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Fat and Fit VS. Skinny and Unhealthy

Recent research shows that you can be fat and fit and that some fit overweight people have no greater risk for chronic diseases than normal weight people. This corroborates statements by public health experts stating that whether you're thin or obese, the key to health is to get regular exercise.

According to Time's coverage, Dr. Timothy Church, director of the Laboratory of Preventive Medicine at Pennington Biomedical Research Center in Baton Rouge, argues that being skinny isn't the whole story.

"Based on the data that our group and others have collected...we believe that getting more exercise broadly and positively influences major body systems and organs and consequently contributes to make someone metabolically healthier, including obese people," said Francisco Ortega, lead author of the first European Heart Journal paper and a research associate at the University of Granada in Spain, in a statement.

Various U.S. and European studies indicate that it is possible to be both overweight and healthy if you are metabolically healthy. Researchers found that metabolically healthy but obese participants had a 38% lower risk of dying than their metabolically unhealthy normal weight peers.

"You have to remember it doesn't take that much to be fit," says Church. "To qualify as fit, it takes about 30 minutes of walking five days a week on average. That's not a ton of caloric expenditure. It is actually quite easy physiologically to be overweight or obese, but also qualify as physically fit." Federal guidelines recommend at least 2.5 hours of moderate-intensity aerobic exercise a week.

Find out more details about recent studies.

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Upcoming Airdates

Cars Mean Nothing to Me

Episode 1 of Season 2 travels from the Penn and Teller Theatre in Las Vegas to the unknown buildings of New York to an unusual classroom in Los Angeles and across the Atlantic to a beach in the Netherlands where magical creatures walk powered by the wind.

 

Image: Polytechnic Museum/Flickr/Creative Commons License

  • 2016-08-31T19:30:00-07:00
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Season 2, Episode 2: Ideas In The Streets

This episode features a visit to Ocean View Gardens in West L.A.; city hill walks in San Francisco; Walk & Talk Therapy in Central Park; transportation and urban development in Las Vegas; a talk with animator Bill Plympton; and the MoonWalk in New York City.

  • 2016-09-01T14:30:00-07:00
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  • 2016-09-03T05:00:00-07:00
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  • 2016-09-07T19:30:00-07:00
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Inglewood Hollywood Dreamers

This episode explores the streets of Los Angeles by foot, bicycle, and Space Shuttle with a special segment on actor Luke Wilson's journey following space shuttle Endeavor's 3-day crawl from LAX to its final stop at The California Science Center.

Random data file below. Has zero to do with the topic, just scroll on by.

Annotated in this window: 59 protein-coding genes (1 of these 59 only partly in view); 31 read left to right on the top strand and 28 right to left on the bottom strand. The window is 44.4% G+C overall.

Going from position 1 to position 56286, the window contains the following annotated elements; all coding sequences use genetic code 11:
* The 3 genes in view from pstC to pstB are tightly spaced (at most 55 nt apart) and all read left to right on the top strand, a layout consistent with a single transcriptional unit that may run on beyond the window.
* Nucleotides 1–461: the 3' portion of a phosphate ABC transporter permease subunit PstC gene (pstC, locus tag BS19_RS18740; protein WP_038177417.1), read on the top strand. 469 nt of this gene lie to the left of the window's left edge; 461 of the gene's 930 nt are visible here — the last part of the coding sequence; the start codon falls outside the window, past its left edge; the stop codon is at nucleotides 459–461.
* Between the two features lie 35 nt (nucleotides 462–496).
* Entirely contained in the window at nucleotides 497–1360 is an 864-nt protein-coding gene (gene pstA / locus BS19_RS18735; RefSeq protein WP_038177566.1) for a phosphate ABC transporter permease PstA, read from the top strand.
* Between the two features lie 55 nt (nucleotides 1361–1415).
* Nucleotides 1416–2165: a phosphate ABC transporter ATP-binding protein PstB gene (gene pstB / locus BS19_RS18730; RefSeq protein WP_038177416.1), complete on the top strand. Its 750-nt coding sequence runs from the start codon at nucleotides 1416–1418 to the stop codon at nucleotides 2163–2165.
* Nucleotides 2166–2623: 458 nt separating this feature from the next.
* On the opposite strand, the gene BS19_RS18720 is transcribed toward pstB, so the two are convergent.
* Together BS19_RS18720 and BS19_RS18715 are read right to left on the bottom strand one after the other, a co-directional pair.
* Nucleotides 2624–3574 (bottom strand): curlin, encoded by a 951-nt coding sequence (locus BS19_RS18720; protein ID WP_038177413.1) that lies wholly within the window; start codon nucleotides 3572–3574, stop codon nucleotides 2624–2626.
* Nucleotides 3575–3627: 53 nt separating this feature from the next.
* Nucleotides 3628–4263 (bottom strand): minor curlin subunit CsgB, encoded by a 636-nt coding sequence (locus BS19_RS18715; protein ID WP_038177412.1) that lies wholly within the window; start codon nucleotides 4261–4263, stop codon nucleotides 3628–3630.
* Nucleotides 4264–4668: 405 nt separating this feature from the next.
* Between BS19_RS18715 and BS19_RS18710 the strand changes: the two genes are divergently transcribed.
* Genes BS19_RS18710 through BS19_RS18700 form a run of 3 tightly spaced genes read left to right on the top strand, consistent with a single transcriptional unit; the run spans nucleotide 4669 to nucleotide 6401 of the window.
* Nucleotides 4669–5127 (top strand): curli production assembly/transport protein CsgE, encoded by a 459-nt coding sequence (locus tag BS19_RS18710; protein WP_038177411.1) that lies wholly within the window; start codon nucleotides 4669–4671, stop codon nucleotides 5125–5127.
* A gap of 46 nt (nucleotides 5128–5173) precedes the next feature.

• 2016-09-08T14:30:00-07:00
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  • 2016-09-10T05:00:00-07:00
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  • 2016-09-14T19:30:00-07:00
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Season 2, Episode 4: Chuckle Buddies

Season 2 Episode 4 of City Walk races to the top of the highest building west of the Mississippi, takes to the bike path with drummer and composer Stewart Copeland, scours the scrappy streets of downtown Las Vegas, treks back to when Pedestrianism was the #1 sport in America, and uncovers the hidden connection between exercise and medicine.

  • 2016-09-15T14:30:00-07:00
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  • 2016-09-17T05:00:00-07:00
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  • 2016-09-21T19:30:00-07:00
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Season 2, Episode 5: Slow Walker

"City Walk" hikes the Pacific Crest Trail with Reese Witherspoon, takes a walk with a doc in San Diego, travels by foot across Copenhagen, joins a heartwarming game of soccer before hitting the rails to trails in Washington, D.C. and the streets of West Hollywood like you’ve never seen before.

  • 2016-09-22T14:30:00-07:00
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  • 2016-09-24T05:00:00-07:00
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  • 2016-09-28T19:30:00-07:00
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Season 2, Episode 6: Walking = Falling Forward

Learn why your foot is a superhero as "City Walk" takes you on walks around the racetrack, NYC under the moon, and beyond.

In this special health and fitness episode of "City Walk," family physician and past President of the American College of Sports Medicine Dr. Bob Sallis gives facts that promote physical fitness as a reliable antidote to the many conditions caused by sedentary lifestyles.

  • 2016-09-29T14:30:00-07:00
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